If you are following along and keeping your focus on the target, you may now notice that your sights are doubled, and slightly out of focus. Additionally, recognize that one of the images of your sights is more clear than the other. This image is the one coming from your dominant eye. The objective is to train your eyes and brain to ignore the image coming from your non-dominant eye. You can confirm this by closing your non-dominant eye and seeing that the front sight is still over the top of the target while closing the dominant eye will show the sight off to the side.
What you are doing is shifting your eyes' accommodation to your front sight so you see a more clear front sight, superimposed over a target that remains in focus.
If your target becomes out of focus, you have shifted the focus of both eyes to your sights.
Learning how to shoot with both eyes open takes time.
It requires practice because you are using your eyes in ways they typically don't. In this article from the Vision Therapy Center, they use a tool called the Brock String which consists of a string and beads to help train the eyes.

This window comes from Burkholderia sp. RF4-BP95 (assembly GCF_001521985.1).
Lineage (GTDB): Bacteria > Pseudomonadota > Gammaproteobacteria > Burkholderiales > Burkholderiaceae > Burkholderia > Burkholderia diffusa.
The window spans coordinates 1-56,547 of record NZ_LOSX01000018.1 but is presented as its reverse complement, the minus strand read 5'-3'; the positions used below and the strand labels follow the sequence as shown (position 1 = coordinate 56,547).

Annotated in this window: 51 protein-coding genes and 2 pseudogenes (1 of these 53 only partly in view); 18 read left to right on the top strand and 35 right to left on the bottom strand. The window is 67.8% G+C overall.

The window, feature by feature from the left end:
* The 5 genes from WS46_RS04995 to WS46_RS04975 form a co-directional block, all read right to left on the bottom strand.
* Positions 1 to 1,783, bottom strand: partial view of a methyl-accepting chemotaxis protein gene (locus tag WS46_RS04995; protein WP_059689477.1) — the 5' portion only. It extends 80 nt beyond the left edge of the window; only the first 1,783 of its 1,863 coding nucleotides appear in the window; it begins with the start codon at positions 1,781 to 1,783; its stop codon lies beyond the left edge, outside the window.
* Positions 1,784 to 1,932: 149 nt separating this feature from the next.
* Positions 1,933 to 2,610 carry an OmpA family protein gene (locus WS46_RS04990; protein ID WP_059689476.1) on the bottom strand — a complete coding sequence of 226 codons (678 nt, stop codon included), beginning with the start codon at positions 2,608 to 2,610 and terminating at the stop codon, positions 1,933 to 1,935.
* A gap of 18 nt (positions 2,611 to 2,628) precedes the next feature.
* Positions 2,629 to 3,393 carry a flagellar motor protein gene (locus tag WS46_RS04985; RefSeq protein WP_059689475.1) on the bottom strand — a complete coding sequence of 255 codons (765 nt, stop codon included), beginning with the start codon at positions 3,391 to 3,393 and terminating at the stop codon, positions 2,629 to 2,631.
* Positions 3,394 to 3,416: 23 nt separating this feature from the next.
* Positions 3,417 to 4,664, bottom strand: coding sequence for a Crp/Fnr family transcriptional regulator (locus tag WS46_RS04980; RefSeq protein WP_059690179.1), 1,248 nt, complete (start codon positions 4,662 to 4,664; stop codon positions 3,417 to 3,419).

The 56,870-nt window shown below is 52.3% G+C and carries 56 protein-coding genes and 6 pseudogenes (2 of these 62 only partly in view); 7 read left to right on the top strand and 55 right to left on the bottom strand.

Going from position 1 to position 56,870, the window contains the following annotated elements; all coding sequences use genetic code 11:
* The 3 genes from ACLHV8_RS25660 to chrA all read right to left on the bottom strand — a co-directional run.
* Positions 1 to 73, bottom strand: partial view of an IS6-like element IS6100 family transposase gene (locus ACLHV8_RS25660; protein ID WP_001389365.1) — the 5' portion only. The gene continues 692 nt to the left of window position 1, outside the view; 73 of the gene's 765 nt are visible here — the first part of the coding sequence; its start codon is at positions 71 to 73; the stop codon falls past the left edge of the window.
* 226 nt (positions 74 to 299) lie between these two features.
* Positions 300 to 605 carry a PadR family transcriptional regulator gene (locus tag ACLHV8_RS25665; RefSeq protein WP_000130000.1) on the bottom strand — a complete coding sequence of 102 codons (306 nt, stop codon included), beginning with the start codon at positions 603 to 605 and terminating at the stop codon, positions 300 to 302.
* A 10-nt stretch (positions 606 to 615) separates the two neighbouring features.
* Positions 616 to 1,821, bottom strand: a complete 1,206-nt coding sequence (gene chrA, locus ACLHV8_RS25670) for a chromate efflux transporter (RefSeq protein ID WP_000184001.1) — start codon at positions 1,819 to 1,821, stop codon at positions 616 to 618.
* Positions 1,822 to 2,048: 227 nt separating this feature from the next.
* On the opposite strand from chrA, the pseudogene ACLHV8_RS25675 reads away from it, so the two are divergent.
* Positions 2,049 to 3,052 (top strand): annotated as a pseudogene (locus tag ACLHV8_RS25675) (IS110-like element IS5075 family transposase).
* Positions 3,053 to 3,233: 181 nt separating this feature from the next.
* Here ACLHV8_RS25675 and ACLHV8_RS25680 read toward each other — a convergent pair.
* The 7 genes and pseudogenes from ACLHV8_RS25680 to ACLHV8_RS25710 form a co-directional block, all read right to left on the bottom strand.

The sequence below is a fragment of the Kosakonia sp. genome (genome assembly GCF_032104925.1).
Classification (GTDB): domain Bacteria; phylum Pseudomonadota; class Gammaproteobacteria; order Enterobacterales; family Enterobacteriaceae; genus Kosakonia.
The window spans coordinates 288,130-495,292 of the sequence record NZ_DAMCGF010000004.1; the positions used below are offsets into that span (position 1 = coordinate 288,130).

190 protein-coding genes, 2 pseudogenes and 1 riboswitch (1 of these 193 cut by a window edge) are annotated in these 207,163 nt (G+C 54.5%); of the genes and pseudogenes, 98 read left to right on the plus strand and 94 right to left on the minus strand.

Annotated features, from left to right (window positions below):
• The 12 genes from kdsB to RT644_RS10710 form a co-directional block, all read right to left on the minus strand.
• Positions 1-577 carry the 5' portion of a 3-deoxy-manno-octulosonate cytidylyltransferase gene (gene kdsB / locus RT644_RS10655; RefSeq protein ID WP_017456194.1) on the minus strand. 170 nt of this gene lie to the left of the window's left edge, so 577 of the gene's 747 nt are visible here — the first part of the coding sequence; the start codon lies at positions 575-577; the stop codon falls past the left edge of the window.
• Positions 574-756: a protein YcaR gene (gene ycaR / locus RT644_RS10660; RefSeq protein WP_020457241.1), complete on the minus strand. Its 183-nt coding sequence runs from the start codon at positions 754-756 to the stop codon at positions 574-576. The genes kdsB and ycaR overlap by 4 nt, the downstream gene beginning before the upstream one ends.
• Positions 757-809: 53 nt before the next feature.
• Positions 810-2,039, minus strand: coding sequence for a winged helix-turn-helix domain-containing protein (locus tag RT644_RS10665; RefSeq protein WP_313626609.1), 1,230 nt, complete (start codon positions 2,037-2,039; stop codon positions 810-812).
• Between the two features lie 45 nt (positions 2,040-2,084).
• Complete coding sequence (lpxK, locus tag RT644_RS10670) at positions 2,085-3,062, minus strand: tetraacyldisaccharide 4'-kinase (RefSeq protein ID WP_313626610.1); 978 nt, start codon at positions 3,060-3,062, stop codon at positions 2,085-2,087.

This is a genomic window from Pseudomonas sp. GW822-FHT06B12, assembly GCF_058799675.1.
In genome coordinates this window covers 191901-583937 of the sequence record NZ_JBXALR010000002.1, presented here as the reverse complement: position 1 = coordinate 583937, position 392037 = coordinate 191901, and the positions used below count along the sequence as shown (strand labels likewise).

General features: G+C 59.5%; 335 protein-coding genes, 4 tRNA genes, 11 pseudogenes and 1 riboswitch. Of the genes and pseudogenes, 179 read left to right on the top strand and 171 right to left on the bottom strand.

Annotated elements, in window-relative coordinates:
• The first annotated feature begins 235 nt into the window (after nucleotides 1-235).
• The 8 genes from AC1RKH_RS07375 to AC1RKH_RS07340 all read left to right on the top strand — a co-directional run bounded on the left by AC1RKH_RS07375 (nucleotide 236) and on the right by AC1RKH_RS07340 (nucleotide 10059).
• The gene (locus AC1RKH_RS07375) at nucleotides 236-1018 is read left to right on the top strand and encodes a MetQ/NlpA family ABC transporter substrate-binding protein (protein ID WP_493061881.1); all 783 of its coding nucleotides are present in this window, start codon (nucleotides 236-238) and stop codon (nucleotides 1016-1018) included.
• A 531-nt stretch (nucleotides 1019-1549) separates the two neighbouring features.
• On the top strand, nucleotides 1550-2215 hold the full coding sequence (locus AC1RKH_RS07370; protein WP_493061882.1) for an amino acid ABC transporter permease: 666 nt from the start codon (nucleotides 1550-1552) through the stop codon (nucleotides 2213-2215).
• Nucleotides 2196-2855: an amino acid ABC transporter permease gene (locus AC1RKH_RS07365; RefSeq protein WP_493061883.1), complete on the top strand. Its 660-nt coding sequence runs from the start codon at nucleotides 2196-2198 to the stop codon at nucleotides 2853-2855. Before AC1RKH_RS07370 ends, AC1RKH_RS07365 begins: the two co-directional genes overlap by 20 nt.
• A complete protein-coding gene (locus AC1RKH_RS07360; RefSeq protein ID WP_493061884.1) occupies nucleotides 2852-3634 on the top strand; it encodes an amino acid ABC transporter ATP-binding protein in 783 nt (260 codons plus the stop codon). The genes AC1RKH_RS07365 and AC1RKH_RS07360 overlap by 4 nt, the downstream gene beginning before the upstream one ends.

Practicing this drill will fatigue the tiny muscles in your eyes, so it isn't something you can do for hours on end. A few minutes here and there will help train your eyes to anticipate the point you are shifting your accommodation to, and thus you will see your sights more quickly.
These 3 dry fire drills are a few that I find myself practicing daily. Make sure you leverage your time away from the range with dryfire because without a doubt it will make you a better shooter. There is no replacement for live-fire range time, but you can build fundamentals and correct flaws away from the range. Then go to the range, apply, and refine your technique with live-fire. This will make your range time much more productive. If you're not yet convinced, Jacob may be able to persuade you.
If you want to really step up your dryfire game, check out Tools of Dry Fire Firearm Training.